In any case, any theologian worth their salt (and despite what Dawkins thinks, they certainly exist) would not be fazed by the general and oft-repeated point that God must be 'complex' and thus 'needs explanation'.  Defined as the originator of all there is, God cannot be considered to be an existing thing, a point made repeatedly over the years, most notably, perhaps, by Paul Tillich.  To put it another way, talk of God's existence, and thus His cause, is a category mistake: God is not a thing that, like the universe, so impertinently demands explanation.   Of course, this makes bloggers such as those that frequent the charmingly named '', and from whom Dawkins quotes approvingly, moan about pseudophilosophical, well, bullshit I suppose.  Love it or loathe it though, that is the unsettling concept that one is logically forced to deal with; it is but one route to the mysterium tremendum et fascinans (the fearful yet compelling Other).  

Perhaps tellingly, we get some picture of all this from the other end of the scale, ie our own consciousness.  For although our brain is highly complex, and is in various physical states that are correlated in ways that we are only beginning to understand with our mental states, our consciousness per se is not complex: indeed, its most striking characteristic is what Kant called the 'transcendental unity of apperception' - a unified whole rather than a complex mass of interacting 'mental atoms'.  Yet it is by making conscious decisions that we interact with the world and, for example, bring order about it in.  Of course, it might be, as Dennett would have it, that there are lots of shenanigans going on behind the scenes of consciousness, and that there are various correlates of brain activity that take place antecedently to conscious decision.  Still, the point, that I do not think Dawkins would necessarily disagree with, is that our self-experience as non-physical entity that lies outside the material world but yet - effortlessly! - interacts with it is not seriously damaged by this, nor is it clear how it could be.   Oddly, Dawkins makes no play about consciousness in the book, which does not even feature in the index, even though one would have thought that a delusion implies a conscious deludee.  It is our very ability to think in extremely general terms - presumably an apomorphy that arose in one of the basal Homo stem groups (as Conway Morris has implied, such an ability may have also arisen elsewhere too) - that leads us to the contemplation of the dizzying and profoundly disturbing aspects of the origin of the universe, or more simply to the general problem of our own existence.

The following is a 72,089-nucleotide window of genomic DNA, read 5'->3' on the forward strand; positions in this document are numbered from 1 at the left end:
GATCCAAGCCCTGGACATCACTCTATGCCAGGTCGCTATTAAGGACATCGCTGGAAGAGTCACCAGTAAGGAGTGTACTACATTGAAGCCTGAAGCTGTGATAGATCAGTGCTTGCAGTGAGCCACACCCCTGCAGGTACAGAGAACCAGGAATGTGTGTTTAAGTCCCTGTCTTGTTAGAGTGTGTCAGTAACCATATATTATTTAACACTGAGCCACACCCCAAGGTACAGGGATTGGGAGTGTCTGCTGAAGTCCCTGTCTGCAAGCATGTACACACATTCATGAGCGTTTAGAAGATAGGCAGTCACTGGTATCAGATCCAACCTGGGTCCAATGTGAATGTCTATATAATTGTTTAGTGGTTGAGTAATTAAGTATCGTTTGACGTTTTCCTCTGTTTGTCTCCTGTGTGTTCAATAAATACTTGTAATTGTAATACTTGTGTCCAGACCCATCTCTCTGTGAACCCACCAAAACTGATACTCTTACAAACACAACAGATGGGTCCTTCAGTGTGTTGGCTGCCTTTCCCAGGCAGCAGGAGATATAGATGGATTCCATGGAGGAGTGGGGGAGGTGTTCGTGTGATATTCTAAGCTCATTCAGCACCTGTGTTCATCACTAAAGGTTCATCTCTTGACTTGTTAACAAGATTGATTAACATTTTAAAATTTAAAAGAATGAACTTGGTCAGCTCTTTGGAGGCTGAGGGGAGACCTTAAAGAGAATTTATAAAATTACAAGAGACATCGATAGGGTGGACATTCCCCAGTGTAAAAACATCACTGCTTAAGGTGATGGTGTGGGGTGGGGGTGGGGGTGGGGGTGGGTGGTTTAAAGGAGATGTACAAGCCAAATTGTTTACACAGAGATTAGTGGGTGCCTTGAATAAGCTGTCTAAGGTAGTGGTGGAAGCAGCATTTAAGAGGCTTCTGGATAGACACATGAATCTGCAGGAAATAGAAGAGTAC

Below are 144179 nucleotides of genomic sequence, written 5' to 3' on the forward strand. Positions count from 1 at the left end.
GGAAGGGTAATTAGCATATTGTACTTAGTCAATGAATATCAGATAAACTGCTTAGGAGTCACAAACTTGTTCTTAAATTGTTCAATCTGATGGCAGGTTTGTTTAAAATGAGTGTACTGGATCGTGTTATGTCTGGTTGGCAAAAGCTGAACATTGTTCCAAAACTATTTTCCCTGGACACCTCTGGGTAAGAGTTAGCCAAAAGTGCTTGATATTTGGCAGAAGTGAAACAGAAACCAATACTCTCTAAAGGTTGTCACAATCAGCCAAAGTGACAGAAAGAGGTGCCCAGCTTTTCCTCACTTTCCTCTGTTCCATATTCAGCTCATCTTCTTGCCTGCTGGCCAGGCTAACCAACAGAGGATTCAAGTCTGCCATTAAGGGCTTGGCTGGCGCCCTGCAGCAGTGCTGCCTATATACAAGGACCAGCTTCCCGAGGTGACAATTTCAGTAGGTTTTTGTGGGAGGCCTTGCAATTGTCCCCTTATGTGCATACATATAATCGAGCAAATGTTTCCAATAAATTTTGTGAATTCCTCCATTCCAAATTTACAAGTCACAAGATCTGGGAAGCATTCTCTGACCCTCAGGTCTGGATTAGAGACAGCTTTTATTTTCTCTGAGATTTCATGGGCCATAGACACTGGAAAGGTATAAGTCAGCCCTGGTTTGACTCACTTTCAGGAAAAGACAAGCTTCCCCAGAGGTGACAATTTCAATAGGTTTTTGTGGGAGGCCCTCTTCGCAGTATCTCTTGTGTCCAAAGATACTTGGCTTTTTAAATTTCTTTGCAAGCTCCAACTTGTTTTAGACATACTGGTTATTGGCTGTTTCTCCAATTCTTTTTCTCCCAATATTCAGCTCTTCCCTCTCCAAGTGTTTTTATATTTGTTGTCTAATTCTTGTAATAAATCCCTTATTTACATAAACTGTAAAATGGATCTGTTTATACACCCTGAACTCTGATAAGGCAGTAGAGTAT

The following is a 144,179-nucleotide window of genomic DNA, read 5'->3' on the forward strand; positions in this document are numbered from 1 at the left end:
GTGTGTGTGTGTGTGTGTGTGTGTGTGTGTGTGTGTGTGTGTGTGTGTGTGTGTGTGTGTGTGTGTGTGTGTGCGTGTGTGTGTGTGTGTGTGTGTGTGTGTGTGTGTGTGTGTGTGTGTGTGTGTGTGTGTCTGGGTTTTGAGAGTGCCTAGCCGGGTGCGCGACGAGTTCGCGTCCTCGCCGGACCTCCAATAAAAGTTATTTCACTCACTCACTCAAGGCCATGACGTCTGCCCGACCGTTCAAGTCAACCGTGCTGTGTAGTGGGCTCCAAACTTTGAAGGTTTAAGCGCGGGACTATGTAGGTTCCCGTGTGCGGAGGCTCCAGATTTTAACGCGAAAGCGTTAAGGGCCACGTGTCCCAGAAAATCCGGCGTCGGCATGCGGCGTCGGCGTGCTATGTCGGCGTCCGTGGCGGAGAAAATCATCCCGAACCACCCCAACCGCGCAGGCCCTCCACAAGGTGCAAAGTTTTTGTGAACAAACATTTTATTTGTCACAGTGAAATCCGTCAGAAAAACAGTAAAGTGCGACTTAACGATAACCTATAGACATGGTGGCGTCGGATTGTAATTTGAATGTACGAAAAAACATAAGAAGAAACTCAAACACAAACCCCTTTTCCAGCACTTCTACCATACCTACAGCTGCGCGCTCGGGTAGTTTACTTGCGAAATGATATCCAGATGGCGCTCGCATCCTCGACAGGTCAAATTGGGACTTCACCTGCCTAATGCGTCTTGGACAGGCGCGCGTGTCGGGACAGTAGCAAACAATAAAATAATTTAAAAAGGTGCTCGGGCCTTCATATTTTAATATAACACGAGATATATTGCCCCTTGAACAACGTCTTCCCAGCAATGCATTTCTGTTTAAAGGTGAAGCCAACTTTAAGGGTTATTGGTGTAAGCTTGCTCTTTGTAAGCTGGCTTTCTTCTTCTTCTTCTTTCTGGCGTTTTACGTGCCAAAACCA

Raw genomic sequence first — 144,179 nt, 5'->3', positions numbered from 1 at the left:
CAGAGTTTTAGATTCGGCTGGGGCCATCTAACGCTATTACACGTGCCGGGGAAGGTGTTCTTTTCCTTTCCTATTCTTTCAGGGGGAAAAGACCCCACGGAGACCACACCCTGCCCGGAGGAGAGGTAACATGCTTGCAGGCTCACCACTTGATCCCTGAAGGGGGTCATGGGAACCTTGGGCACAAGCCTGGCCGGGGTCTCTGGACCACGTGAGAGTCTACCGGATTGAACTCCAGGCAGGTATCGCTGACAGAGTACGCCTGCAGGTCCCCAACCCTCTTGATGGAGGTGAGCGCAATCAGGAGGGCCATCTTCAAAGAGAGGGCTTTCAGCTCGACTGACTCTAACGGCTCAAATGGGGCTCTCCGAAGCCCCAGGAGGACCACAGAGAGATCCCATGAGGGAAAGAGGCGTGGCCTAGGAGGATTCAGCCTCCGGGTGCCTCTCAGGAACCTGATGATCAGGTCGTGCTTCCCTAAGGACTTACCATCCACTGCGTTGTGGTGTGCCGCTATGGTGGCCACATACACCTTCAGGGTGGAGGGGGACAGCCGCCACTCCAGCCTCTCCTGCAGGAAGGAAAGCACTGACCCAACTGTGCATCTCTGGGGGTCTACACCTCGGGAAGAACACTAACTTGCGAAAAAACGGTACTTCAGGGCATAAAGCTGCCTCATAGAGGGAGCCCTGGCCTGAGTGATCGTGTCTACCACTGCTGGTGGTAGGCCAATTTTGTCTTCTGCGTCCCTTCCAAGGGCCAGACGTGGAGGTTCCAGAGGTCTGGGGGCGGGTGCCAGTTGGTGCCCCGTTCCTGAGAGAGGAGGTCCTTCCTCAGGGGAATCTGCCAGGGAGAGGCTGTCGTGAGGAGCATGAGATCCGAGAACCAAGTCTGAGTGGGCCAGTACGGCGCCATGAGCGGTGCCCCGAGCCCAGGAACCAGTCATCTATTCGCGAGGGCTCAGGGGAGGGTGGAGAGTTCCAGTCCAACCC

As Karl Rahner put it, to radically eliminate God from the picture, so that future humans not only did not believe in God, but no longer remembered even the concept, they would have to be radically different from what they are now, and indeed, considerably less to Dawkins' own taste, who talks (extremely irritatingly, it should be said) about 'consciousness-raising' throughout the book.  We've had consciousness-raising before, ie some time in the Pleistocene, and it led straight to religion. 

What is tantalizing about Dawkins is that, as convert-Dawkins fanatics have optimistically noted, he writes about some of this stuff: both in his first and last chapters, and I believe it is an investigation of the aesthetics of science and religion that is going to be most fruitful.  The Dorset coast is beautiful; and understanding its geology only adds to its beauty.  But walking west over Hambury Tout until the line of chalk cliffs beyond Durdle Door suddenly comes into view; or watching a storm crash into Worbarrow Bay: that is sublime, an experience that can be neither added to nor subtracted from.  Such experiences, which can also accompany ethical, artistic and cosmological and relational reflections, all point towards and beyond the boundary conditions of our understanding, and continuously shock us out of our complacent common sense of how the world is.  If we are to take Dawkins at his own word in Unweaving the Rainbow, then I don't think he believes this sort of numinous backdrop to our life is going to be explained away by neurological or evolutionary investigations, even if it is explained. In this he would join with Rahner, who notes that the florescence of all the 'ologies' concerning humans has not yet succeeded in removing or even eroding our basic self-understanding: ever on the outside of the world, ever gazing in, while wondering all the while.

On mechanical cows and the uses of religion.